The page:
Voting and tuition: Students are being milked
A bill up for a vote in the House today would clarify that anyone registered to vote in New Hampshire is eligible for in-state tuition at University System of New Hampshire institutions. Democrats insist, as Rep. Anne Grassie, D-Rochester, did, that “there is no correlation” between voting and in-state tuition. Then how does she explain that the University of New Hampshire considers voting registration to be an indication of residency for determining a student’s tuition rate?
University System of New Hampshire trustees set the requirements for in-state and out-of-state tuition. The first is that a student must be domiciled in New Hampshire for at least 12 months to qualify for in-state tuition. Ten other factors are “relevant” to determining domicile. They include automobile registration, residence as listed on tax returns, and “voting residence.”
As university policy already declares that voting residence is an indication of one’s domicile for tuition purposes, it is pretty hard to argue that the two have “no correlation.” They clearly do. House Bill 1255 would clarify legally what common sense and UNH policy already recognize — that one votes where one is legally domiciled. To claim otherwise is to hold the absurd position that one is legally entitled to vote where one is not a legally domiciled resident.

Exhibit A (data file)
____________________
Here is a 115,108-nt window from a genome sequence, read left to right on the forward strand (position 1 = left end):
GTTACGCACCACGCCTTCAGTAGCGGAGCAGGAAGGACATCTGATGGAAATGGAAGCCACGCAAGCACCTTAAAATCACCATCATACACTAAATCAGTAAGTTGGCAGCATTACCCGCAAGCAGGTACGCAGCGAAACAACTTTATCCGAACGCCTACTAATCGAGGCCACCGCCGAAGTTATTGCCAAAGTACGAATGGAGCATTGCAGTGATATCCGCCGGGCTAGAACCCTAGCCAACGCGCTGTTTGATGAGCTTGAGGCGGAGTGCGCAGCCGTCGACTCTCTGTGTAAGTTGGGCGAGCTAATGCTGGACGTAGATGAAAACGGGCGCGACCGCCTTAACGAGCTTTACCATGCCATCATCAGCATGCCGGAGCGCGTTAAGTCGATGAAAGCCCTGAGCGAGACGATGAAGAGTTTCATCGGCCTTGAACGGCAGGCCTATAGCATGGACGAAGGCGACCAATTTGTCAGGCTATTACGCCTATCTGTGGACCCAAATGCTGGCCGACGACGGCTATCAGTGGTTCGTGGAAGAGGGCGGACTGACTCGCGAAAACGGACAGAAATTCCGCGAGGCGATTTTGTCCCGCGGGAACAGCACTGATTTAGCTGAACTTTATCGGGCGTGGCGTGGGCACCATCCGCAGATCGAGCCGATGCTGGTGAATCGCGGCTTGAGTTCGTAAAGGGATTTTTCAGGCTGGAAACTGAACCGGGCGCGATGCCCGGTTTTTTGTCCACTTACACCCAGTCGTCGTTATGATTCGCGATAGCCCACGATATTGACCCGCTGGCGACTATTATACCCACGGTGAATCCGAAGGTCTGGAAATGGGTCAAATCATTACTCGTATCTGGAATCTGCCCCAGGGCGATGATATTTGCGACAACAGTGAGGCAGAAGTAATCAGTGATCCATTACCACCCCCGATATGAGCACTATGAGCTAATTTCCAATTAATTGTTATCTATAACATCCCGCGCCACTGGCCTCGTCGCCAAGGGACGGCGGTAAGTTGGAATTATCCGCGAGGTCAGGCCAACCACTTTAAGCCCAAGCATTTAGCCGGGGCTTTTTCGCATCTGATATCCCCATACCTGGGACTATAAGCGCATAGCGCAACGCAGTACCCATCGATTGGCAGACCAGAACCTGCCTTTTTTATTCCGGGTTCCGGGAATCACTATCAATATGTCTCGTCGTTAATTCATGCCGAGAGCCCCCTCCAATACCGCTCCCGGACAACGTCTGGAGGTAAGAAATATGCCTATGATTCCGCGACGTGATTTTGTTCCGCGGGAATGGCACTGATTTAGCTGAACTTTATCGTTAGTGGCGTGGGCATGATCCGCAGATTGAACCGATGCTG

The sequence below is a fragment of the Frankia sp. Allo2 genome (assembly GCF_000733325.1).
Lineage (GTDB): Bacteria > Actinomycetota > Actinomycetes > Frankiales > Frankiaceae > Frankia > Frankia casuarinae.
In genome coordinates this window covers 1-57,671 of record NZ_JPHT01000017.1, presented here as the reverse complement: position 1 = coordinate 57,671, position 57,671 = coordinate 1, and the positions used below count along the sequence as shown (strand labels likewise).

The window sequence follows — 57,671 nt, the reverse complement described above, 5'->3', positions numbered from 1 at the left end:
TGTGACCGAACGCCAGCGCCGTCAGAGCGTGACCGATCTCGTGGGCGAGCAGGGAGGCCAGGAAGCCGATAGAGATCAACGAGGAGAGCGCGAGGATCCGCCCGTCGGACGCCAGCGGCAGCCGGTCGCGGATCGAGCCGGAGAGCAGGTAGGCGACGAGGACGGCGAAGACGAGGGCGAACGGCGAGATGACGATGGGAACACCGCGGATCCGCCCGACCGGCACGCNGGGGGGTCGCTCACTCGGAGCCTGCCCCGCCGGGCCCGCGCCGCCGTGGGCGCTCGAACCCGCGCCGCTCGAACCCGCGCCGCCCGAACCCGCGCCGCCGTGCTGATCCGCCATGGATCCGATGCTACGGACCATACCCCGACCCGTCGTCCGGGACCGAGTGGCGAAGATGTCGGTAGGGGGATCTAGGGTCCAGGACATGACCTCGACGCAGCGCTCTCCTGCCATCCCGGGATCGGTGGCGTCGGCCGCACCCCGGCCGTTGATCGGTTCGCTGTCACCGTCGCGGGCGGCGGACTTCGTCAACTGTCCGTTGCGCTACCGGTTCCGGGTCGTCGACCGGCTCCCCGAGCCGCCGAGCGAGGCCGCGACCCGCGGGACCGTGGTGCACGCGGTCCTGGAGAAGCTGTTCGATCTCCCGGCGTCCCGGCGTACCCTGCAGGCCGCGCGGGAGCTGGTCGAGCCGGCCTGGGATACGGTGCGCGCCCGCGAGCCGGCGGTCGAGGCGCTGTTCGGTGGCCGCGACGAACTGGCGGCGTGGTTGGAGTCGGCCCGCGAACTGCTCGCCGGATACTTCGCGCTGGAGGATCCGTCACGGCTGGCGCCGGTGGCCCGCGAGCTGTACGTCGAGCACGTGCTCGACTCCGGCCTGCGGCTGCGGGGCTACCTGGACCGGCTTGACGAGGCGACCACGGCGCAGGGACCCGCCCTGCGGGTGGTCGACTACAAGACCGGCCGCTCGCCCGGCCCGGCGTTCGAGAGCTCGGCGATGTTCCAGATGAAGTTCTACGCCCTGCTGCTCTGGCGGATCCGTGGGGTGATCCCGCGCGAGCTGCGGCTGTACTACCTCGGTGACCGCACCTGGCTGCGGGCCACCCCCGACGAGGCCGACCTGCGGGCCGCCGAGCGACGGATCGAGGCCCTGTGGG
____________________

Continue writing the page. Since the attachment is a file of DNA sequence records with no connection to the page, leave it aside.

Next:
New Hampshire Democrats are clearly saying that they want out-of-state students to vote in New Hampshire and pay out-of-state tuition. The only beneficiary of this policy is the New Hampshire Democratic Party, which receives the votes of both the out-of-state students and the faculty whose salaries (and donations to the Democratic Party) are financed by the higher out-of-state tuition rates. The out-of-state students lose. Those at UNH pay an additional $14,000 a year in tuition. How compassionate. We wonder if those students will ever realize that they are being used.